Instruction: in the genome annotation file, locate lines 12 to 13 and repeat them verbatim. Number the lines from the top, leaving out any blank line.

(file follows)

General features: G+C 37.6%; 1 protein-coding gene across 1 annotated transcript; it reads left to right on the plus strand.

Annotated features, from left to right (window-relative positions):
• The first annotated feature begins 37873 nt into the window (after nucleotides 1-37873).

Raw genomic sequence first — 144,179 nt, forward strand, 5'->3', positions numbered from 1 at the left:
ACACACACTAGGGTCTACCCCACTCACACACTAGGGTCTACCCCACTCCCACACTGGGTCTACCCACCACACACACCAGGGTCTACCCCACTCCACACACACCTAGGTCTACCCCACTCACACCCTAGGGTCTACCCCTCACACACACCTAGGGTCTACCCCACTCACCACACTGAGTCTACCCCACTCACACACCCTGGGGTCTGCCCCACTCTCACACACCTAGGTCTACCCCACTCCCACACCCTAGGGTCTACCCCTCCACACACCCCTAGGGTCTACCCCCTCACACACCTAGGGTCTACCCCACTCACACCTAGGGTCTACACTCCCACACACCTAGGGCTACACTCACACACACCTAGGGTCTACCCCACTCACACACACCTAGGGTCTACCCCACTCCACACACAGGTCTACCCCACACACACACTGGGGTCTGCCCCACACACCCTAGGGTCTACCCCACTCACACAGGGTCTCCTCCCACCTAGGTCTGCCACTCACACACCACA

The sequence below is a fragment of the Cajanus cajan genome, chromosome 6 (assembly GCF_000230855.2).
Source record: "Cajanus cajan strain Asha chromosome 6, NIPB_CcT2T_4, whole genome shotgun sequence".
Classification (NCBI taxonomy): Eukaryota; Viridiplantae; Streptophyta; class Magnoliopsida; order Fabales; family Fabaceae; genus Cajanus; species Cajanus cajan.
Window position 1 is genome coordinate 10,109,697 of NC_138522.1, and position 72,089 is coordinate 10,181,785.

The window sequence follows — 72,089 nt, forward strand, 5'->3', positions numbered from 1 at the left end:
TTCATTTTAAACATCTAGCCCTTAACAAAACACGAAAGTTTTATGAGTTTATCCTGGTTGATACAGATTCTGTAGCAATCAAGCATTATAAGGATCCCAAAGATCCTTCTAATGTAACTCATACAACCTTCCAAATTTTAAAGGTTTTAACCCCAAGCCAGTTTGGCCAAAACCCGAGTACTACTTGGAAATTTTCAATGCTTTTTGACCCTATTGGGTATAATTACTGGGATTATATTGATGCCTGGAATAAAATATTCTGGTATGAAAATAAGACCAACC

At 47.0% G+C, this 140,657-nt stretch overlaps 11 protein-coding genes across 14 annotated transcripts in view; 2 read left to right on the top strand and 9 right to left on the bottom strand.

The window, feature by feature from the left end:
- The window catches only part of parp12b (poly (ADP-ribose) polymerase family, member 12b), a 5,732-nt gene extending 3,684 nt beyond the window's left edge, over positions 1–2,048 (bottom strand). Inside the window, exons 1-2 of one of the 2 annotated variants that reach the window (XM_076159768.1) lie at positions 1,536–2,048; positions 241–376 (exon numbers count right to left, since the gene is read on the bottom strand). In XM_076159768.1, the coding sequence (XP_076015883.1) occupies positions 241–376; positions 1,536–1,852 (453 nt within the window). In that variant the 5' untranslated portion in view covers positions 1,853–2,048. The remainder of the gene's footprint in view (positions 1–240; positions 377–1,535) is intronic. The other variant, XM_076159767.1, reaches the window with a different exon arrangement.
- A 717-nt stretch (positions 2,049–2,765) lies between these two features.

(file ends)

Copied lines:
At 47.0% G+C, this 140,657-nt stretch overlaps 11 protein-coding genes across 14 annotated transcripts in view; 2 read left to right on the top strand and 9 right to left on the bottom strand.

The window, feature by feature from the left end: